Montana needs timber management that addresses all 10 of the state’s national forests, Sen. Steve Daines told listeners on a statewide conference call.
The Republican senator from Montana questioned callers for about an hour on Tuesday evening from his office in Washington, D.C. He introduced the issue by noting Montana harvested 624 million board-feet of timber at its peak in 1987, but just 113 million board-feet in 2014.
“We need to find a path forward to create economic opportunities in rural forest counties,” Daines said. “One that supports access for sportsmen and multiple use.”
Daines said he wanted feedback from listeners rather than discuss his own ideas for forest policy reform. But in response to a question about Montana Democratic Sen. Jon Tester’s Forest Jobs and Recreation Act, he said the effort needed to be larger.
“Sen. Tester and myself will be working together as we look at forest management reforms going forward,” Daines said. “But I think one of the challenges we have is we need to ensure our reforms address all 10 of our national forests in Montana. Sen. Tester’s collaborative effort dealt with only three. And even before the change in leadership in the Senate, that bill never saw the light of day on the Senate floor. It’s going to be difficult to get that bill through a Republican-controlled Senate.”
Daines added Tester’s bill, which mandates timber harvest and fuels treatments over 15 years on the Beaverhead-Deerlodge, Lolo and Kootenai national forests, nevertheless had a sunset clause. He said forest reforms needed to be permanent.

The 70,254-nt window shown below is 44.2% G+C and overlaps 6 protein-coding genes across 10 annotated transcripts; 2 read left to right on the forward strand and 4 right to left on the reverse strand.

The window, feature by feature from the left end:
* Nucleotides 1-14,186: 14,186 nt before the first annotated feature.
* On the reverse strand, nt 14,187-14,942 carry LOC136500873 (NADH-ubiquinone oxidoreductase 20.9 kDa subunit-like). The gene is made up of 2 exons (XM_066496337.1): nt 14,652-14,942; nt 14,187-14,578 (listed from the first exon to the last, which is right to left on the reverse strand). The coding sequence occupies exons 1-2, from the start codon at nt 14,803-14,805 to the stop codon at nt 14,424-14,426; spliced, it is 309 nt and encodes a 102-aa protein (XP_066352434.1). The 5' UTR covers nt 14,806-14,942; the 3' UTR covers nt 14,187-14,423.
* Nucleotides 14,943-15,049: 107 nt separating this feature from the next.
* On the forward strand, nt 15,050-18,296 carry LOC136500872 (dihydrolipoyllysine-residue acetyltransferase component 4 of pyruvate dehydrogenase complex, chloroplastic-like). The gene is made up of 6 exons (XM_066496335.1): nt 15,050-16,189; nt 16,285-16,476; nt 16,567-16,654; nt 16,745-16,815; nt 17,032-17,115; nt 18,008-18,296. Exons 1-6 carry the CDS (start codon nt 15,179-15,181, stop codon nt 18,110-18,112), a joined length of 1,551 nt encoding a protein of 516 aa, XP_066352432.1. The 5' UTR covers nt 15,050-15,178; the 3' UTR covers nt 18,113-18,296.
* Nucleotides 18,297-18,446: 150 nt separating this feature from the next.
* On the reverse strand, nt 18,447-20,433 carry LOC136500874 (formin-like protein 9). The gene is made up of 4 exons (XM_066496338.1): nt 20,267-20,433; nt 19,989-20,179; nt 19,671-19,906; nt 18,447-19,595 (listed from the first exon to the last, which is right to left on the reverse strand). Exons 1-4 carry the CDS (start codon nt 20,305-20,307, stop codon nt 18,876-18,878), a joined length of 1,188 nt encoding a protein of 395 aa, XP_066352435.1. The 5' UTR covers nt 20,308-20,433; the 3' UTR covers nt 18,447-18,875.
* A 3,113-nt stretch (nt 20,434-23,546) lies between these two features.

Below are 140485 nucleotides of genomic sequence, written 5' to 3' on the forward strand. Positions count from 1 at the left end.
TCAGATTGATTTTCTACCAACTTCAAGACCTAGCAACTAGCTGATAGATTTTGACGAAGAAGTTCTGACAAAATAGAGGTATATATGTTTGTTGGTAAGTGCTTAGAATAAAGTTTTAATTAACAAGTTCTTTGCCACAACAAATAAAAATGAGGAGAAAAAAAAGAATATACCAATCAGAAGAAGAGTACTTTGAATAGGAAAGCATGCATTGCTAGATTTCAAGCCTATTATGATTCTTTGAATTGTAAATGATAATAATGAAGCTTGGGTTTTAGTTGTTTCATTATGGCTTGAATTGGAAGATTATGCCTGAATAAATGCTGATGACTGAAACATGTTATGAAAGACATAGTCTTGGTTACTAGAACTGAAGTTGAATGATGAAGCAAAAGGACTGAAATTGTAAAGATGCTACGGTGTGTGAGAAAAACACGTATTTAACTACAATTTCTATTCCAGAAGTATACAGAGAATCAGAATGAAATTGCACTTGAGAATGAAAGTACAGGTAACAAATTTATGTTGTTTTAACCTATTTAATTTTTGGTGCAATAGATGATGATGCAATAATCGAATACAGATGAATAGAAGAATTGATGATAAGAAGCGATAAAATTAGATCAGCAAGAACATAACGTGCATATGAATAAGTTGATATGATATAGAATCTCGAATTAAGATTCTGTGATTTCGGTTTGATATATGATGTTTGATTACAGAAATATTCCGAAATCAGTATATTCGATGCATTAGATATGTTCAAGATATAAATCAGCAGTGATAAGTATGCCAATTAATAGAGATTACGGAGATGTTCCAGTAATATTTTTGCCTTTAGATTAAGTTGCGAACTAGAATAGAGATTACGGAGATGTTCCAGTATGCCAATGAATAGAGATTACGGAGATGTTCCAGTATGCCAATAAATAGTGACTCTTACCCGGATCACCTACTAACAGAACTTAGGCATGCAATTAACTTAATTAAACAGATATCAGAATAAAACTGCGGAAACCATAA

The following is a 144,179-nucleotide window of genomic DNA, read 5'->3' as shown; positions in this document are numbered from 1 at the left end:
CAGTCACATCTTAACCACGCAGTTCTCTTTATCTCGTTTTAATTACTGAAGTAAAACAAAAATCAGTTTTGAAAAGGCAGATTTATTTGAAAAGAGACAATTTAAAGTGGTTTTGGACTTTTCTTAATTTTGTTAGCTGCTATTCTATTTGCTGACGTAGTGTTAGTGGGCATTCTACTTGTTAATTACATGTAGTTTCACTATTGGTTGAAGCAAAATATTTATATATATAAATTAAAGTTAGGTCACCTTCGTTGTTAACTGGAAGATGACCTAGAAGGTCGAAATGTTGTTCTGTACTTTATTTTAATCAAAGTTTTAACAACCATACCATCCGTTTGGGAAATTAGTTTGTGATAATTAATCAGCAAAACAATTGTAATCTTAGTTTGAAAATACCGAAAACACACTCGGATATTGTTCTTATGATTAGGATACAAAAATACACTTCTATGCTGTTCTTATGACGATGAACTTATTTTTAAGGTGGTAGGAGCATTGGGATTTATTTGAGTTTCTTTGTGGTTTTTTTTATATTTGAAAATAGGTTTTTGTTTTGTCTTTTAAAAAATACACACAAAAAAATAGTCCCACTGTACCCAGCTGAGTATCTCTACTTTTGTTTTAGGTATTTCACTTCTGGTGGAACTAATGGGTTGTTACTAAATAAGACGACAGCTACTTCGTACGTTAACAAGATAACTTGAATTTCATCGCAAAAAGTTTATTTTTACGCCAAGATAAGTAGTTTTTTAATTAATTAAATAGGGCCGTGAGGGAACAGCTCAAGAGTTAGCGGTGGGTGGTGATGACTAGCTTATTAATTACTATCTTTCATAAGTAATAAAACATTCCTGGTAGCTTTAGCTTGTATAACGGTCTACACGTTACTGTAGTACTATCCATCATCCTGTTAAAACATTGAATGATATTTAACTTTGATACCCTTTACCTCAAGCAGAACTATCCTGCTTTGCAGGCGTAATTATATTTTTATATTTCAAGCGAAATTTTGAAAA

“Clearly the Montana delegation has to work together on this,” he said. “We’re working on more comprehensive reforms in this next package.”
To a questioner asking if he supported efforts to transfer federal land to state control, Daines said he wanted to see more state authority in land-use decisions.
“I think there is a question about the financial feasibility of an actual transfer of deed (of federal property) to the state of Montana,” Daines said. “But we have a lot of room for moving the control from D.C.-centric management to more state management. I believe government that’s closer to the people it affects will yield better outcomes.”
He also supported moves to curtail the Equal Access to Justice Act, which many environmental and business groups have used to recover legal fees when they successfully sue the federal government.
“I think a bonding provision needs to be part of comprehensive timber reform,” Daines said, referring to proposals to require challengers of federal timber sales to post bonds equal to the cost of the project. “Requiring more skin in the game for those who want to sue the federal government will be part of those reforms.”